CNC machining for rapid prototyping allows you to take advantage of the many benefits of computerised equipment to produce rapid prototypes, engineering models and high quality end use parts in the shortest possible time. Here are five reasons to consider CNC machining for your next rapid prototyping project.

CNC Milling

CNC Machining is Fast

CNC machining for mass production began in the 1970s, and as machines and software applications have continued to improve, CNC machining has become one of the fastest and most reliable methods of producing complex shapes in metals and hard plastics.

This speed applies to both set-up and machining times. Firstly, use modern CAD/CAM design software to convert a 3D part into a G-code cutting program within hours, then transfer it to a multi-axis milling machine.

Once programmed, a good milling machine or lathe can machine steel or aluminium at amazing speeds, turning a raw metal billet into a finished part in a matter of minutes.

CNC Machining without Fixed Tools

Some manufacturing processes, such as injection moulding or die casting, require the use of hard moulds made from hardened or semi-hardened alloy steel. Depending on their complexity, these moulds can take weeks to make. Even vacuum casting requires the use of silicone moulds, which can take several days to prepare. Of course, for many projects this is well worth the effort, especially when reproducing subtle surface textures copied from a master mould. But for other jobs it can be a limiting factor, as CNC machining can produce a much smoother and flatter surface on engineering parts.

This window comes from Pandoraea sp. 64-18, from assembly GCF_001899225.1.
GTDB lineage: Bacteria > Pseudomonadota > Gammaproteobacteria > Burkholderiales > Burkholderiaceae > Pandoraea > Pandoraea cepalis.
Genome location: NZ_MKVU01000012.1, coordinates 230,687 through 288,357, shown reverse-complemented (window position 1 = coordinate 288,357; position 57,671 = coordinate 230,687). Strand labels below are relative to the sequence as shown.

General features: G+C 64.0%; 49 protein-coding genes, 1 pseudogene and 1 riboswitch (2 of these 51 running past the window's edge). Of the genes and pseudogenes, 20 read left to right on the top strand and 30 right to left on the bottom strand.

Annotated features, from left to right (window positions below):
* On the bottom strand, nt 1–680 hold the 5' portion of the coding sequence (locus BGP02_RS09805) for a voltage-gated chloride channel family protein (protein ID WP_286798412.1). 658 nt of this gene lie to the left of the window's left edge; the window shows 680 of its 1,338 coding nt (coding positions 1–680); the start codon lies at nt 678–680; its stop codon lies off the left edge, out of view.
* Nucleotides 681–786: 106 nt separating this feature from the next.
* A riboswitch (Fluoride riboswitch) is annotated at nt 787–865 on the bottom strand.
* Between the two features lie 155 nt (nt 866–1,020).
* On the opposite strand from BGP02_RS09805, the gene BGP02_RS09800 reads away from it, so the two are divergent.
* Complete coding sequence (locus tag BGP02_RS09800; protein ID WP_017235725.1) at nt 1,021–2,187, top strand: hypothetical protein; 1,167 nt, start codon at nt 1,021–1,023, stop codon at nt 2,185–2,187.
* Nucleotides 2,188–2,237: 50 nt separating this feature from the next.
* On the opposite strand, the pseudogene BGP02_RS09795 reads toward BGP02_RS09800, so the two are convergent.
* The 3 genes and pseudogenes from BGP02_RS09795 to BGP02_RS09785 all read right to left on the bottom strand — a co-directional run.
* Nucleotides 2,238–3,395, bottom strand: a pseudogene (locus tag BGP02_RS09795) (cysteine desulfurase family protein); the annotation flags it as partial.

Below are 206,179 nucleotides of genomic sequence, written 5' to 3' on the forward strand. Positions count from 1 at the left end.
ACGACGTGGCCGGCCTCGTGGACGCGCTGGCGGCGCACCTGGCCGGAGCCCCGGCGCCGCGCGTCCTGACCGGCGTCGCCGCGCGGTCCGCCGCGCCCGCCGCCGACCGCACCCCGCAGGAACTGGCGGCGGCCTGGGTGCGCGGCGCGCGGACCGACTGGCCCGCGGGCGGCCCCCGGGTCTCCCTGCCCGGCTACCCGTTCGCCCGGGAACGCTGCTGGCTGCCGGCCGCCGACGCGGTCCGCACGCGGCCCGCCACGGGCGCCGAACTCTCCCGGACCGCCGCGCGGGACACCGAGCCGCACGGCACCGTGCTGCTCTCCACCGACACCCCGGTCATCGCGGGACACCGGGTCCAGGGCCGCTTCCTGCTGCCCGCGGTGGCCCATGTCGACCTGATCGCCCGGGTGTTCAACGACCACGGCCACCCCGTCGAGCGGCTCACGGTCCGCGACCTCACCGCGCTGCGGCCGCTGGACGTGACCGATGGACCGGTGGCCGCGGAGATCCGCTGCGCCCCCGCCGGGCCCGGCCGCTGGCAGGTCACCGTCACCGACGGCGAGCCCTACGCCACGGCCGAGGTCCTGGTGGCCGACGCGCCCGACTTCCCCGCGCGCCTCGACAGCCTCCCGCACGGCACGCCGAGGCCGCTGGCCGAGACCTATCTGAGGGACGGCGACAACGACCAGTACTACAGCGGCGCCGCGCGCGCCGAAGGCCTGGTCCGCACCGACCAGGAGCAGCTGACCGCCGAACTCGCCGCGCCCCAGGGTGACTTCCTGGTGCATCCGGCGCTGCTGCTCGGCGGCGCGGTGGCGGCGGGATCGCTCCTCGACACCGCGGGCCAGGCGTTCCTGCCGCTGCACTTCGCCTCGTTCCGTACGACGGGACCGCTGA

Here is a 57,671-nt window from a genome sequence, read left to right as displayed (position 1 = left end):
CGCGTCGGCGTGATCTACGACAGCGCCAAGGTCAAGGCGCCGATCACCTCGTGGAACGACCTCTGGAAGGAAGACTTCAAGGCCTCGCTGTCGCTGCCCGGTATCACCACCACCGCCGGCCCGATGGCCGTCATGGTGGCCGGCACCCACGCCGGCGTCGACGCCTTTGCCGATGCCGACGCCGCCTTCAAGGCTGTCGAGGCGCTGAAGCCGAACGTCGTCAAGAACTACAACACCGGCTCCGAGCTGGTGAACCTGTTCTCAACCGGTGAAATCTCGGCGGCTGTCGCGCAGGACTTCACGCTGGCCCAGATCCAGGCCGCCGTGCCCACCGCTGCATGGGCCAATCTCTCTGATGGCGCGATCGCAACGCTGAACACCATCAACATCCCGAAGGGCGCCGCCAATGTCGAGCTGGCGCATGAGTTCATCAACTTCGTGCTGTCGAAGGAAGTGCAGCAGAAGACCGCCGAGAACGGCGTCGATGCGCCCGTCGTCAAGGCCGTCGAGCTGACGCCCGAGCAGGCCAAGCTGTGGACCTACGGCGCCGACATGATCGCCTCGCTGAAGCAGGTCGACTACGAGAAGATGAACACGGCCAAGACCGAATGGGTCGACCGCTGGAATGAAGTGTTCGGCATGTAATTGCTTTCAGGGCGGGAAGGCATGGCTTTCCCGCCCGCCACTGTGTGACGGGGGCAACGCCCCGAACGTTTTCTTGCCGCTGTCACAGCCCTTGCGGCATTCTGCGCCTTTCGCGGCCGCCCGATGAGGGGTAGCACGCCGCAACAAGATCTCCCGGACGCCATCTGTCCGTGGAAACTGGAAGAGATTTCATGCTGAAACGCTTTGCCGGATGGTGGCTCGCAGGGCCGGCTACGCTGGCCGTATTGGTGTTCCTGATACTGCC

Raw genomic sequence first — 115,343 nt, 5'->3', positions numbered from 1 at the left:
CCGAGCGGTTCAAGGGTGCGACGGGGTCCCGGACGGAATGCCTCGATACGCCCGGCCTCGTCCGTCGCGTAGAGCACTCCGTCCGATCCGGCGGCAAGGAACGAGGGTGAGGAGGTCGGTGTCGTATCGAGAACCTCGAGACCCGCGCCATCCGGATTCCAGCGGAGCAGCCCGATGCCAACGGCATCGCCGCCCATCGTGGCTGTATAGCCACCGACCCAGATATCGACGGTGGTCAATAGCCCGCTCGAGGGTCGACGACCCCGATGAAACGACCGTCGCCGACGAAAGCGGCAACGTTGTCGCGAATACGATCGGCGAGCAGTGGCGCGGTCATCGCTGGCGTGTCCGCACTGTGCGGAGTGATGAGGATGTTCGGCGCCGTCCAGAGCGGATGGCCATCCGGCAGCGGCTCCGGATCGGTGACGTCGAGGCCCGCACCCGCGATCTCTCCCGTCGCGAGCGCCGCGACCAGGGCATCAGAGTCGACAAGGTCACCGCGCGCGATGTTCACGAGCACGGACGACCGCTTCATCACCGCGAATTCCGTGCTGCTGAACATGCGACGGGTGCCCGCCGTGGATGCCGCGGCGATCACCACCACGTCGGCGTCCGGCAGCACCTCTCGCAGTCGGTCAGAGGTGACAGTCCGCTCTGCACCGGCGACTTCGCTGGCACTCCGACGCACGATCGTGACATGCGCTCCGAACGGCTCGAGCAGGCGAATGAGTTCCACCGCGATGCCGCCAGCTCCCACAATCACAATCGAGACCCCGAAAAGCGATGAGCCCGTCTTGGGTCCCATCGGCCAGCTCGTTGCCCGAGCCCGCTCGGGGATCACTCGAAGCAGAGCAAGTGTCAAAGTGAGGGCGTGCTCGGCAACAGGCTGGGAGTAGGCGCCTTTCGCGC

The only tools used in CNC milling and turning are the hardened metal cutting blades mounted on the spindle. Different shapes and types of blades perform various cutting functions on the workpiece. With the right arrangement on the automatic rotary table, you can remove and replace these tools in seconds.

CNC Machining is Accurate

In a modern machine shop, there is no better way to achieve greater precision and accuracy than with computer controlled cutting tools. This level of accuracy typically achieves tolerances of +0.05mm or 50 microns. For the vast majority of commercial applications, this accuracy is more than adequate. And it is a repeatable tolerance, easily achieved over and over again in production runs of unlimited quantities of parts.

Achieve tighter tolerances required for demanding aerospace, automotive, or scientific applications by using special cutting tools under controlled conditions.

CNC Machining is Easy to Modify

Designs can be changed very quickly by changing just a few lines of the G-code programme. This is particularly attractive for prototyping, allowing you to test different iterations and evaluate the results immediately. Adjusting programmes and making refinements “on the fly” at no extra cost can significantly shorten the overall product development cycle.

CNC Machining Works with Many Materials

As long as the material is hard enough to resist deformation or melting under the pressure of the cutting action, the CNC machine does not affect it. This also helps in product development, or when you need to make several similar prototypes with slightly different mechanical or cosmetic properties. For example, the same design can be produced in hard plastic, aluminium or steel with only minimal adjustments to the speed and feed of the cutting tool.

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